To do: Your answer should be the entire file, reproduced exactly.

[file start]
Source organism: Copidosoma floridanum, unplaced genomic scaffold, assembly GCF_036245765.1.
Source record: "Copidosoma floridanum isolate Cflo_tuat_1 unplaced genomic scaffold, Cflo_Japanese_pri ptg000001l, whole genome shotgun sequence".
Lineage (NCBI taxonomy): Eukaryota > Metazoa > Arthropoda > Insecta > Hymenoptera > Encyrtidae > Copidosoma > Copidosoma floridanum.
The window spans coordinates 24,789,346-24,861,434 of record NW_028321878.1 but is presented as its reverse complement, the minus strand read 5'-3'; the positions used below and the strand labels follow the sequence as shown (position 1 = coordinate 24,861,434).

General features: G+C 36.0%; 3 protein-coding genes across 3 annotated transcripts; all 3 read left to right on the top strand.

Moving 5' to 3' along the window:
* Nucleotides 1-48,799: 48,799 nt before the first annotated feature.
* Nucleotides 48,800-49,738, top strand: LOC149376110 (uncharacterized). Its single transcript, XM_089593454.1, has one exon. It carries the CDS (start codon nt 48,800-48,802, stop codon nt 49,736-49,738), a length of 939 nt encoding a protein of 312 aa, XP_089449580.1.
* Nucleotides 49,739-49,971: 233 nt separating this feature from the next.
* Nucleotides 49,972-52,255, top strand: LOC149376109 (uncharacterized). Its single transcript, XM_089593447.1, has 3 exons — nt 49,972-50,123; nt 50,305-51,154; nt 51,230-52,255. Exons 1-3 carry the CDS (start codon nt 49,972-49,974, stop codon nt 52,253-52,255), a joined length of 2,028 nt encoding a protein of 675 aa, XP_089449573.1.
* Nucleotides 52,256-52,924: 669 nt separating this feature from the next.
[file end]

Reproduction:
Source organism: Copidosoma floridanum, unplaced genomic scaffold, assembly GCF_036245765.1.
Source record: "Copidosoma floridanum isolate Cflo_tuat_1 unplaced genomic scaffold, Cflo_Japanese_pri ptg000001l, whole genome shotgun sequence".
Lineage (NCBI taxonomy): Eukaryota > Metazoa > Arthropoda > Insecta > Hymenoptera > Encyrtidae > Copidosoma > Copidosoma floridanum.
The window spans coordinates 24,789,346-24,861,434 of record NW_028321878.1 but is presented as its reverse complement, the minus strand read 5'-3'; the positions used below and the strand labels follow the sequence as shown (position 1 = coordinate 24,861,434).

General features: G+C 36.0%; 3 protein-coding genes across 3 annotated transcripts; all 3 read left to right on the top strand.

Moving 5' to 3' along the window:
* Nucleotides 1-48,799: 48,799 nt before the first annotated feature.
* Nucleotides 48,800-49,738, top strand: LOC149376110 (uncharacterized). Its single transcript, XM_089593454.1, has one exon. It carries the CDS (start codon nt 48,800-48,802, stop codon nt 49,736-49,738), a length of 939 nt encoding a protein of 312 aa, XP_089449580.1.
* Nucleotides 49,739-49,971: 233 nt separating this feature from the next.
* Nucleotides 49,972-52,255, top strand: LOC149376109 (uncharacterized). Its single transcript, XM_089593447.1, has 3 exons — nt 49,972-50,123; nt 50,305-51,154; nt 51,230-52,255. Exons 1-3 carry the CDS (start codon nt 49,972-49,974, stop codon nt 52,253-52,255), a joined length of 2,028 nt encoding a protein of 675 aa, XP_089449573.1.
* Nucleotides 52,256-52,924: 669 nt separating this feature from the next.